U.S. Supreme Court: Immigration Act Unconstitutionally Vague On Removal For Aggravated Felony

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The Immigration and Nationality Act provides that any alien convicted of an “aggravated felony” after entering the United States is subject to deportation. The Supreme Court has decided, 5-4, that the statute’s defining an aggravated felony as “a crime of violence” is unconstitutionally vague. Sessions v. Dimaya, No. 15–1498 (Apr. 17, 2018). Justice Neil Gorsuch sided with the liberals on the Court.

According to the INA, an aggravated felony includes “a crime of violence for which the term of imprisonment [is] at least one year.” In a residual clause, a crime of violence is defined as an offense “that is a felony and that, by its nature, involves a substantial risk that physical force against the person or property of another may be used in the course of committing the offense.”

James Dimaya, a legal permanent resident, was twice convicted of first degree burglary. The Supreme Court held that the residual clause was too unpredictable and arbitrary and created “grave uncertainty about how to estimate the risk posed by the crime.” The Court, in an opinion by Justice Elena Kagan in which Justices Ruth Bader Ginsburg, Stephen Breyer, Sonia Sotomayor, and Gorsuch joined (at least in part), also stated that a high threshold on vagueness should apply in this case because of the “grave nature of [civil] deportation” versus other civil penalties.

Justice Gorsuch agreed that the statute was unconstitutionally vague. He noted that the law requires fair notice and that this notice requirement “serves as a faithful expression of ancient due process and separation of powers principles the Framers recognized as vital to ordered liberty under the Constitution.” He also stated that the legislature may not “‘abdicate their responsibilities for setting the standards of the criminal law’ by leaving judges the power to decide” the issues. Gorsuch did not accept the government’s argument about the power of the executive in these matters as stated by Deputy Solicitor General Edwin Kneedler: “I think it is important for the court to understand that immigration provisions and grounds for deportation are often written in very broad and general terms and given content by the executive branch in which Congress has vested authority.” He wrote in his concurrence: “To acknowledge that the President has broad authority to act [in the immigration area] supplies no justification for allowing judges to give context an impermissibly vague law.”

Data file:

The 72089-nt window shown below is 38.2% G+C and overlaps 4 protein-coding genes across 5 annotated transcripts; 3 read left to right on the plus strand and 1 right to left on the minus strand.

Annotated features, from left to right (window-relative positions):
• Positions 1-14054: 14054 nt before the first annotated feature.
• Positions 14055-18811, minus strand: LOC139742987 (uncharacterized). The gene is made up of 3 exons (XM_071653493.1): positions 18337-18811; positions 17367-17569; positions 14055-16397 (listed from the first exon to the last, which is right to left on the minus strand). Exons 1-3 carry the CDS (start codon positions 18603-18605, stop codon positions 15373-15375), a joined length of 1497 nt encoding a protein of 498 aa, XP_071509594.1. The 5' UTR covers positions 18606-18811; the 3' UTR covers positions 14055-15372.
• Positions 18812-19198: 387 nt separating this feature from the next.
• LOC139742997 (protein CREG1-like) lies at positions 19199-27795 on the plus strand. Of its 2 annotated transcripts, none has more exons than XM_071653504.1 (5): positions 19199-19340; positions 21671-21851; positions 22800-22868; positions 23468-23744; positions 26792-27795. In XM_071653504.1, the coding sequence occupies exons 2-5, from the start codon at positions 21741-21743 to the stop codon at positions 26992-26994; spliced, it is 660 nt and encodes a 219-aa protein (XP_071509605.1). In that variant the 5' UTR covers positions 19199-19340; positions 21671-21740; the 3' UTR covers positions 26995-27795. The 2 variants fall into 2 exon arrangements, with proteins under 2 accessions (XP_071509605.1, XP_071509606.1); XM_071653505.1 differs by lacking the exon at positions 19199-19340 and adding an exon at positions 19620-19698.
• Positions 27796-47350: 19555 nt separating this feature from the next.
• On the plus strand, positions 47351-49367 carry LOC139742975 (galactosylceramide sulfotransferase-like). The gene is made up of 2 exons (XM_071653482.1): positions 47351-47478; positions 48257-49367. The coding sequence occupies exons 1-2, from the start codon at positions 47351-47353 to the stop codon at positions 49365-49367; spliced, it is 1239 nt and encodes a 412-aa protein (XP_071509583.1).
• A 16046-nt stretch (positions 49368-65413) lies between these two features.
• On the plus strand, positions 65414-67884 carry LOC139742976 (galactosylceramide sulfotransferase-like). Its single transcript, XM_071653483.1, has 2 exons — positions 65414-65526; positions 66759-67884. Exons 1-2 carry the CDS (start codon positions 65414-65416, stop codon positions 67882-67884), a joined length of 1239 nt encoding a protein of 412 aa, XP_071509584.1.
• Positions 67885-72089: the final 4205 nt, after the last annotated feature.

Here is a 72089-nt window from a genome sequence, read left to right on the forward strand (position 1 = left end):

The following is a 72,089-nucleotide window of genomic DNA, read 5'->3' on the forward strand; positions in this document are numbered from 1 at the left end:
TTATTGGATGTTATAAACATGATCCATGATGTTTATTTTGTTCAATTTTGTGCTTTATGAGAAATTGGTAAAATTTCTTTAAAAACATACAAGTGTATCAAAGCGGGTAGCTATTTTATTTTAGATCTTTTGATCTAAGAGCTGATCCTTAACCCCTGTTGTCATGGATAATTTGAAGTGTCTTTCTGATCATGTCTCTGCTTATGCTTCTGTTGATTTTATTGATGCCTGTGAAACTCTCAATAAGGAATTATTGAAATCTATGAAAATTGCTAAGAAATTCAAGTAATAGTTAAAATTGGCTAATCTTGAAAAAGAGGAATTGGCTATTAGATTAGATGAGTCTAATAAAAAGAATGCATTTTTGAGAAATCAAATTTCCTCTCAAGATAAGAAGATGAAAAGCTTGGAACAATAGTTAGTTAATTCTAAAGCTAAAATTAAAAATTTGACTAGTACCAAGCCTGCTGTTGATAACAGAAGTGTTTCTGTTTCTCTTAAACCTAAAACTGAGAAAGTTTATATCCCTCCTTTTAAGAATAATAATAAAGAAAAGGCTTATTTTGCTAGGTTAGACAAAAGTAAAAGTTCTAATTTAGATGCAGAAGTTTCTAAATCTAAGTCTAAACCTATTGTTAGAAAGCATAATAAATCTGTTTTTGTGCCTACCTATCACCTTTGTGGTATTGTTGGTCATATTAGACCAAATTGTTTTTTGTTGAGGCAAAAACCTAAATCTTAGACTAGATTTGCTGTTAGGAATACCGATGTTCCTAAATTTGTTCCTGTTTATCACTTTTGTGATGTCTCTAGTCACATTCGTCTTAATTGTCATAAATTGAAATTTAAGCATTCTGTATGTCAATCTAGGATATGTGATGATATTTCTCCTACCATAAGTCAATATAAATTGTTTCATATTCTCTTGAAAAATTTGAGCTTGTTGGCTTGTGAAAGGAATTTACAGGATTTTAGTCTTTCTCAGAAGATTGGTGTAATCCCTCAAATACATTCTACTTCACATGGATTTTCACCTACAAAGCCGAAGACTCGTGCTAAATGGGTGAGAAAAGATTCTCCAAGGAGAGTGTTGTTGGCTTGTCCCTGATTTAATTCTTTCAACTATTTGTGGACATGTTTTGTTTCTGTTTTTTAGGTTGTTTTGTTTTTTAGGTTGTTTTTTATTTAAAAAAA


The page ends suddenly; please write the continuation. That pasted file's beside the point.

Where Gorsuch differed from the majority was that he does not believe in a hierarchy of notice thresholds for different types of cases or that deportation should be singled out. Fair notice is his touchstone throughout.

Dimaya was originally argued before the Supreme Court in 2017 after Justice Antonin Scalia’s death. At that time, the case ended in a 4-4 deadlock. It has been suggested that Justice Scalia would have stood with the liberals on the Court regarding the vagueness analysis in this case, in accordance with his prior opinions.

DISCLAIMER: Because of the generality of this update, the information provided herein may not be applicable in all situations and should not be acted upon without specific legal advice based on particular situations.

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